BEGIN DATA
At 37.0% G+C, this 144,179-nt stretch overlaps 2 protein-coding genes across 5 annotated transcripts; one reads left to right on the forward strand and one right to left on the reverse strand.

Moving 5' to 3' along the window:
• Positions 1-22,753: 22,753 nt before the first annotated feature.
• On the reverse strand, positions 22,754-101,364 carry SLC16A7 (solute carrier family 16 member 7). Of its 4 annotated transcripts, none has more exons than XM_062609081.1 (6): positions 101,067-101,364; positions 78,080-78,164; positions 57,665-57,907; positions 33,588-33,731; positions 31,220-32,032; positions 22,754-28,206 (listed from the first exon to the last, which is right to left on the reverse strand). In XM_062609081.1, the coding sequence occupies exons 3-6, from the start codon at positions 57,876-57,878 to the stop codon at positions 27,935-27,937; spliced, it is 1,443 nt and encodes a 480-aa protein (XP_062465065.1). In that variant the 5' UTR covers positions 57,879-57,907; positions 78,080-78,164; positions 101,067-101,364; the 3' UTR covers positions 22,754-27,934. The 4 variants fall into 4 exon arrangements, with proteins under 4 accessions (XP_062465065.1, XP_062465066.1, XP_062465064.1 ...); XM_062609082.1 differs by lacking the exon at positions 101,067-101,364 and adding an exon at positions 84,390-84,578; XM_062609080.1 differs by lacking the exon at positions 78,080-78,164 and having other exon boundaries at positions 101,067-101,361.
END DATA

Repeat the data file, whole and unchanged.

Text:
At 37.0% G+C, this 144,179-nt stretch overlaps 2 protein-coding genes across 5 annotated transcripts; one reads left to right on the forward strand and one right to left on the reverse strand.

Moving 5' to 3' along the window:
• Positions 1-22,753: 22,753 nt before the first annotated feature.
• On the reverse strand, positions 22,754-101,364 carry SLC16A7 (solute carrier family 16 member 7). Of its 4 annotated transcripts, none has more exons than XM_062609081.1 (6): positions 101,067-101,364; positions 78,080-78,164; positions 57,665-57,907; positions 33,588-33,731; positions 31,220-32,032; positions 22,754-28,206 (listed from the first exon to the last, which is right to left on the reverse strand). In XM_062609081.1, the coding sequence occupies exons 3-6, from the start codon at positions 57,876-57,878 to the stop codon at positions 27,935-27,937; spliced, it is 1,443 nt and encodes a 480-aa protein (XP_062465065.1). In that variant the 5' UTR covers positions 57,879-57,907; positions 78,080-78,164; positions 101,067-101,364; the 3' UTR covers positions 22,754-27,934. The 4 variants fall into 4 exon arrangements, with proteins under 4 accessions (XP_062465065.1, XP_062465066.1, XP_062465064.1 ...); XM_062609082.1 differs by lacking the exon at positions 101,067-101,364 and adding an exon at positions 84,390-84,578; XM_062609080.1 differs by lacking the exon at positions 78,080-78,164 and having other exon boundaries at positions 101,067-101,361.